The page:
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What Is Embolization?

Embolization is a non-surgical, minimally invasive endovascular procedure in which select blood vessels are blocked using emboli. This prevents blood flow to an area of the body in order to shrink a tumor or block an aneurysm.

A radiologist determines the position of the correct artery or vein supplying the treatment area using digital subtraction angiography (DSA). The angiography images are used as a map for the radiologist to access the correct vessel. The radiologist then selects an appropriate catheter and/or guidewire based on the shape of the surrounding anatomy and uses them to reach the organ being treated. Depending on the organ, this process varies in difficulty and time.

It is common for most patients to require little or no sedation during an embolization, although this depends largely on the organ being treated. Patients who undergo cerebral embolization or portal vein embolization are usually given a general anesthetic.

Common Uses for Embolization

Embolization is used to treat a wide variety of conditions affecting different organs of the human body.


The treatment is used to occlude:

  • Arteriovenous malformation (AVM)
  • Cerebral aneurysm
  • Gastrointestinal bleeding
  • Epistaxis (nose bleed)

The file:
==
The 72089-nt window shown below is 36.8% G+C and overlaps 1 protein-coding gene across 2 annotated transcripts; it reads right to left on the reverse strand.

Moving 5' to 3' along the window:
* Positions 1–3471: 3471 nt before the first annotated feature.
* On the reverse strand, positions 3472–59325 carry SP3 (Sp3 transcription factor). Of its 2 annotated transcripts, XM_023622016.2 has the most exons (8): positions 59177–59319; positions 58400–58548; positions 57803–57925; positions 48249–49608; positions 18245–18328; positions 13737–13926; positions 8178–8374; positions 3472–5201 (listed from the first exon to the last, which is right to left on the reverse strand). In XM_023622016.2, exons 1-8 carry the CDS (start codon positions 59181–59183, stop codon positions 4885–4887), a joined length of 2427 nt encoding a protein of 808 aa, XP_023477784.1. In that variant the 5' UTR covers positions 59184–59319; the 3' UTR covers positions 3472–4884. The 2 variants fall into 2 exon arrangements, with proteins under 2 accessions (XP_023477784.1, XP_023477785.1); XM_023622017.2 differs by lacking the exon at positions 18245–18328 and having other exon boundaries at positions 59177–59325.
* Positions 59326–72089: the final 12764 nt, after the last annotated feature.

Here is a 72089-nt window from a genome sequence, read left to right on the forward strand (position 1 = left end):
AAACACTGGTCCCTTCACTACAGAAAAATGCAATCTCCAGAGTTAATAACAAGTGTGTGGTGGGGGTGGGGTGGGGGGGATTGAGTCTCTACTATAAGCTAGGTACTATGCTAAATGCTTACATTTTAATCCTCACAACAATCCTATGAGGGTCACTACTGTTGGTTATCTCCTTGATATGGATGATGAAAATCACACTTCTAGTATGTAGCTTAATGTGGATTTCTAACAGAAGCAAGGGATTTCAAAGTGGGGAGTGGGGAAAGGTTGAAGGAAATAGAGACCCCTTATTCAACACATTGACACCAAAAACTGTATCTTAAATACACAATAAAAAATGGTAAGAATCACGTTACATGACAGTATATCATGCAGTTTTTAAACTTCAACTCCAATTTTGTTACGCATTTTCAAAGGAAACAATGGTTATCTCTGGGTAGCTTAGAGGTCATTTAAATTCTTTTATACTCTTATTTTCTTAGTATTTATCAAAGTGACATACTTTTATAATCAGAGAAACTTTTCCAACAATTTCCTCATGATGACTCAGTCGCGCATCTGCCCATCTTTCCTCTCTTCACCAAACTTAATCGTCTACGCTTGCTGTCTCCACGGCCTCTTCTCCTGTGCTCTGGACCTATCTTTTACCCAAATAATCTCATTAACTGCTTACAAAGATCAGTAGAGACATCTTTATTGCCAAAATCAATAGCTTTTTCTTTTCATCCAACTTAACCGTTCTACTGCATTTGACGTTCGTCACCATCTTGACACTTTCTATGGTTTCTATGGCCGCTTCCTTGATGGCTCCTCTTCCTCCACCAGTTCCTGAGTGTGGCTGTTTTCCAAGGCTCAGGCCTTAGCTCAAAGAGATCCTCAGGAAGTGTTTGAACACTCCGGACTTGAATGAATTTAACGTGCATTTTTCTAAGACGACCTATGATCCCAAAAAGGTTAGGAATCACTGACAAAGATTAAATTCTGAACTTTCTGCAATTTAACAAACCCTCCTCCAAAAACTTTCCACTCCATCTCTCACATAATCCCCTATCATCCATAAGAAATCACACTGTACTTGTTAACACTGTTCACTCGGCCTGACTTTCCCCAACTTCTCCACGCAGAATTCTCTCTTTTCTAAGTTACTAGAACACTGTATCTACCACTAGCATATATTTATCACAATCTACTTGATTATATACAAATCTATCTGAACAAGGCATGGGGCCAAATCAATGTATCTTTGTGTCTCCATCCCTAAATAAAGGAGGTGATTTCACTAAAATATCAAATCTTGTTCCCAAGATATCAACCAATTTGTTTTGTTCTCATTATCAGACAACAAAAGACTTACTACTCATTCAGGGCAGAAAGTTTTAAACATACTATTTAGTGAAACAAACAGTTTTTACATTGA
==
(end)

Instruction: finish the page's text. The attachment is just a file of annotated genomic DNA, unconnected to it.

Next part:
• Primary post-partum hemorrhage (bleeding)
  • Surgical hemorrhage (bleeding)


The treatment is used to slow or stop blood supply and reduce the size of:

  • Liver lesions, typically hepatocellular carcinoma (HCC), treated either by particle infarction or trans-catheter arterial chemoembolization (TACE)
  • Kidney lesions
  • Uterine fibroids

What Are the Advantages?

Embolization is a minimally invasive procedure, so there is no surgical incision, little scarring and a minimal risk of infection. Most patients require only local anesthesia rather than general anesthesia. Risks and recovery time are often significantly reduced, and embolization has a high success rate compared to other procedures.

What to Expect

Prior to appointments, patients are asked to come in for routine lab work. It is preferred that patients have their lab work performed at the hospital so the radiology nurses have access to the results. Our radiology nurses call each patient shortly after the procedure is scheduled to obtain a health history and provide instructions.

For most interventional radiology exams, patients need to arrive in admissions two hours before their scheduled procedure time on the day of the exam. Patients will check in at admissions before being taken to the Imaging Nursing Unit, where an interventional radiologist will come to talk with the patient before the procedure. The patient will then be prepped for the exam and taken to the Interventional Radiology Suite for the procedure. Following the procedure, the patient will return to the Imaging Nursing Unit for recovery. The recovery time varies based on the procedure. After the patient is then discharged, he or she will receive a follow-up call the next day.

Call 678-312-3444 to schedule an appointment at one of our convenient locations.